Well Scot McNealy of Sun Microsystems was back in town…and closeted with a lot of the cities tech big wigs (LUS, LCG, the University, and local business—tech enthusiasts) for a couple of hours before a press conference at LITE. Sorry I didn’t get to this earlier, but I was mired in a recalcitrant web site that was too close to launch to neglect. But luckily the regional media covered it in force. What happened in that meeting—why McNealy made a return trip—was not immediately made public though hints could be gleaned from the reporter’s coverage.
The Advertiser lead with and focused on the announcement of Lafayette’s ranking on a jobs growth ranking and didn’t mention the McNealy press conference, at which the ranking was mentioned, until paragraph five. KATC and The Advocate lead with the McNealy visit itself and didn’t mention the job growth ranking which was apparently a reference point in the presentation. The two stories do dovetail, of course, but the focus of interest on this site is the technology issues implicated in the visit.
Seasoned readers will recall that McNealy made a supportive stop here right before the fiber referendum. He appeared on one of Joey’s morning radio shows and was generally encouraging about our building a fiber system. Back then I laid out an enthusiastic, but I think still pretty accurate assessment of the potential of a Sun-Lafayette partnership. The gist is that LUS’ big bandwidth, Sun’s open source source software, and the immense potential of on-system storage and distributed computing in Lafayette’s intranet has got to have smart companies like Sun thinking hard about using Lafayette as a test bed for new technologies. There really will be little to match the size and diversity of our user population, or the intranet-speed in-system bandwidth supplied between customers. That is a match made in heaven for those that have hankered after the bandwidth to make real changes in the (computer, video, cloud computing, name-your-techish-dream) area.
Sun’s bread and butter has been building top-notch servers, and more recently, integrated server farms. That’s a business built on the need for fast networks. Sun has in recent years pursued some pretty interesting ideas pretty relentlessly. Sun signed onto the open-source movement early. Free and more importantly open, readily fixable and extendable software is the result. Sun has also swum against the tide in insisting on a pushing a “network-centric” computing model. This involves big central computing facilities and distributed dumb terminals — though some Sun models can run as traditional independent stand-alone computers. Sun also has relentlesly pursued its vision for JAVA. The hope was for a platform for writing software that was independent of the underlying hardware and could run and interconnect processes on everything from toasters to big iron server hardware. JAVA has yet to becom the platform for realizing the more blue-sky versions of those dreams but much of the intuition is being realized in web-centric AJAX apps.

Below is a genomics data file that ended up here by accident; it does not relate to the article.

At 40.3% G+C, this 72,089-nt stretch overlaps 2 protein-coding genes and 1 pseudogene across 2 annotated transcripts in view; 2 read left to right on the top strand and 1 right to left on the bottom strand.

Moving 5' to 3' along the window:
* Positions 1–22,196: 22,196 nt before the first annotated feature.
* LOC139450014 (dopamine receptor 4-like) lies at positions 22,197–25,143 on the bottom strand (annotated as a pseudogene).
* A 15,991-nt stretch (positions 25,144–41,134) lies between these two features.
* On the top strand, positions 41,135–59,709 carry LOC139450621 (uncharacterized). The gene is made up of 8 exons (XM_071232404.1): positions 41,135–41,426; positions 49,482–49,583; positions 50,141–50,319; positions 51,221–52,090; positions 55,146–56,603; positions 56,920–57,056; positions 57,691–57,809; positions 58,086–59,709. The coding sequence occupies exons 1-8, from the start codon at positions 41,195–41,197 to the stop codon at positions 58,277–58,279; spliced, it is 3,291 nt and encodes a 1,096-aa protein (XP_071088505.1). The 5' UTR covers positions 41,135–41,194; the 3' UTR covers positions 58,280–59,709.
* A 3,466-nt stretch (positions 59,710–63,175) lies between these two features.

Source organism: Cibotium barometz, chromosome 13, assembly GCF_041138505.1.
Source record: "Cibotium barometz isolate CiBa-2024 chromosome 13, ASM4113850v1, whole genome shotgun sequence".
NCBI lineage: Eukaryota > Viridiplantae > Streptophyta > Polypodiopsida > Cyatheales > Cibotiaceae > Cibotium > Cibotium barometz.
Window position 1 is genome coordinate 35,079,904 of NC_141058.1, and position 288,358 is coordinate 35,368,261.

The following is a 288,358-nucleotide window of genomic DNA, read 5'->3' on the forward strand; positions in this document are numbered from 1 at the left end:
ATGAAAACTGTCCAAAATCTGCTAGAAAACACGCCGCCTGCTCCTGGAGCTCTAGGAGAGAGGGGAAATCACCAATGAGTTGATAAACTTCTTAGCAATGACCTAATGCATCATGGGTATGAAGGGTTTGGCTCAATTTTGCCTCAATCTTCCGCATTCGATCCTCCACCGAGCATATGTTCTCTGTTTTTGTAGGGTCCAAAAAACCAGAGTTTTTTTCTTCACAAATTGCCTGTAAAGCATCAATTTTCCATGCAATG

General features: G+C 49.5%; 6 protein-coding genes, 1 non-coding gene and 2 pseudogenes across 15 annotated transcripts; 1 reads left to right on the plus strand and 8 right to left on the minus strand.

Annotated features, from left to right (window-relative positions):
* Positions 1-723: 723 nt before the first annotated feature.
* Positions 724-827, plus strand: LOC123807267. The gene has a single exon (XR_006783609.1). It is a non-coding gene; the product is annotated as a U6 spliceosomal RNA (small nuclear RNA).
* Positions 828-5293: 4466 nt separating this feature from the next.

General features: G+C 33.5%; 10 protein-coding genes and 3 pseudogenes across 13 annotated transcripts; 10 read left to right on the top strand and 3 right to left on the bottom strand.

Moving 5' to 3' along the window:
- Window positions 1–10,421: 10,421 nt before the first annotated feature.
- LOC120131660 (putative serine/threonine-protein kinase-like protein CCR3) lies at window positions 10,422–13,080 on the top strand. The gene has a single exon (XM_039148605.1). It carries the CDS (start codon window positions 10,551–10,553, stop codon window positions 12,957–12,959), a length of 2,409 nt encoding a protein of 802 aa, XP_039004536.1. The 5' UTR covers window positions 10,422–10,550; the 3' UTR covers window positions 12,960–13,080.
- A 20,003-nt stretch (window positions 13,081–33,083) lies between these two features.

The potential of having a whole community with fast, cheap, universally available broadband capable of ripping the roof off the network limitations that have kept many of Sun’s ideas barely viable has got to be tempting to the company. And the digital divide and development potential for Lafayette are obvious. There is surely partnership potential here.
But what is on the table now? I’d guess both LUS’ fiber program and the city’s computing needs.